When I was a young dinosaur-obsessed kid, my father told me that if scientists ever saw living dinosaurs, they wouldn't recognise them as dinosaurs. He was right in a way. Mind you, this was in the early 90's when a lot of dinosaur-based information was still inaccessable to the public (It was a world before the Internet).
Scientists now may be able to recognise living dinosaurs, but the public, not having kept up the developments in paleontology, probably wouldn't be able to notice if a dinosaur was standing right in front of them. For that matter, how would we know what living dinosaurs looked like?
I saw some on our campus recently. If I asked you to take a wild guess, you might think that lizards are the modern-day equivalent of dinosaurs, but in actual fact, lizards broke off from the dinosaur-related reptilian line relatively early.
The monitor lizards that run around campus may fit our mind's image of what a dinosaur may have looked like, they are far away from how a real dinosaur would have behaved. While they share some superficial characteristics like scales, the bone structures of lizards are so far removed from that of dinosaurs that they look nothing like the actual descendants of dinosaurs. So what animals are the closest to dinosaurs in this day and age?
Above: A Crested Serpent Eagle carries away an Agamid lizard for its next meal.
I'm talking about the birds, or as some paleontologists call them, avian dinosaurs. Since the 1980's, the evidence has been piling up, pointing towards some sort of relation between dinosaurs and birds. Recent fossil discoveries in China show that many two-legged predatory dinosaurs had primitive feathers that were probably used for display or temperature regulation.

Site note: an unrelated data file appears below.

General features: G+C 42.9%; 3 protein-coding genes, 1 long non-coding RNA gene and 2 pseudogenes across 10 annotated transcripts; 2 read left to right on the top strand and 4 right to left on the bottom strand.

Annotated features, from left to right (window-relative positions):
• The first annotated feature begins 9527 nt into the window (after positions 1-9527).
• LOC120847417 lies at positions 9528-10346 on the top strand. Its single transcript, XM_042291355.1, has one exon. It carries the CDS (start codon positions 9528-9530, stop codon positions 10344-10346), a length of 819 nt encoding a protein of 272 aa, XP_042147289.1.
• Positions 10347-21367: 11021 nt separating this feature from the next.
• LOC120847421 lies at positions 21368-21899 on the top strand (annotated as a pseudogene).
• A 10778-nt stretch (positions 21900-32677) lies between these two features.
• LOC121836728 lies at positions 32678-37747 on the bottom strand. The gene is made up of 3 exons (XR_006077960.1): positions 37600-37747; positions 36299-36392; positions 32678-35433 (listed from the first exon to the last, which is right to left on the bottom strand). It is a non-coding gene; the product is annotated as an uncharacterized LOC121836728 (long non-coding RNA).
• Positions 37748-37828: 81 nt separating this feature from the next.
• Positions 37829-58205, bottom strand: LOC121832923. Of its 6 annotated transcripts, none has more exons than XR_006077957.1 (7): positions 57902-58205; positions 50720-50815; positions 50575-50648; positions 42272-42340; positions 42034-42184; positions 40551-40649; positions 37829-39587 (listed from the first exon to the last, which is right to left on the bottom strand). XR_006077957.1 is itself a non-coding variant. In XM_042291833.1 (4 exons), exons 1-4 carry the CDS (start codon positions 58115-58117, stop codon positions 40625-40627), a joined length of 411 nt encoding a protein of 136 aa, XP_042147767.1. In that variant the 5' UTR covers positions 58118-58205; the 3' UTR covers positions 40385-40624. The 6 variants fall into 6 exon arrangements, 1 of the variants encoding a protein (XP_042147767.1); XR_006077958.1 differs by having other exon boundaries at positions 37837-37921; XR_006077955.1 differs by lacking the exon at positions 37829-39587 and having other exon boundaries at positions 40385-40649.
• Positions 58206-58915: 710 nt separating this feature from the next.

We now have a good idea of the evolutionary line from two-legged dinosaurs to bird-like transitional dinosaurs, to the current modern birds that we see today. And because of that we can safely say that not all dinosaurs went extinct (although the large four legged ones did), but many species still persist until this day.
That's one of the strange and marvelous things about life. It never stops changing, and over millions of years the changes pile up and evolutionary lines of some animals go through almost unimaginable transformations. When we look at living things, we're looking at millions of years of refinement.
As Bill Bryson once put it, every single individual that we see has an unbroken line to the earliest living things. To observe the living is to be able to peer back into the deep past of our world. It's a good reason to go birdwatching.
T.G. Goh is an entomologist based in the Museum of Zoology. He can frequently be seen walking around campus, ruminating on the state of biodiversity; it is from his shortcuts through untarred territories that he gets the inspiration for his columns. You can contact him at firstname.lastname@example.org.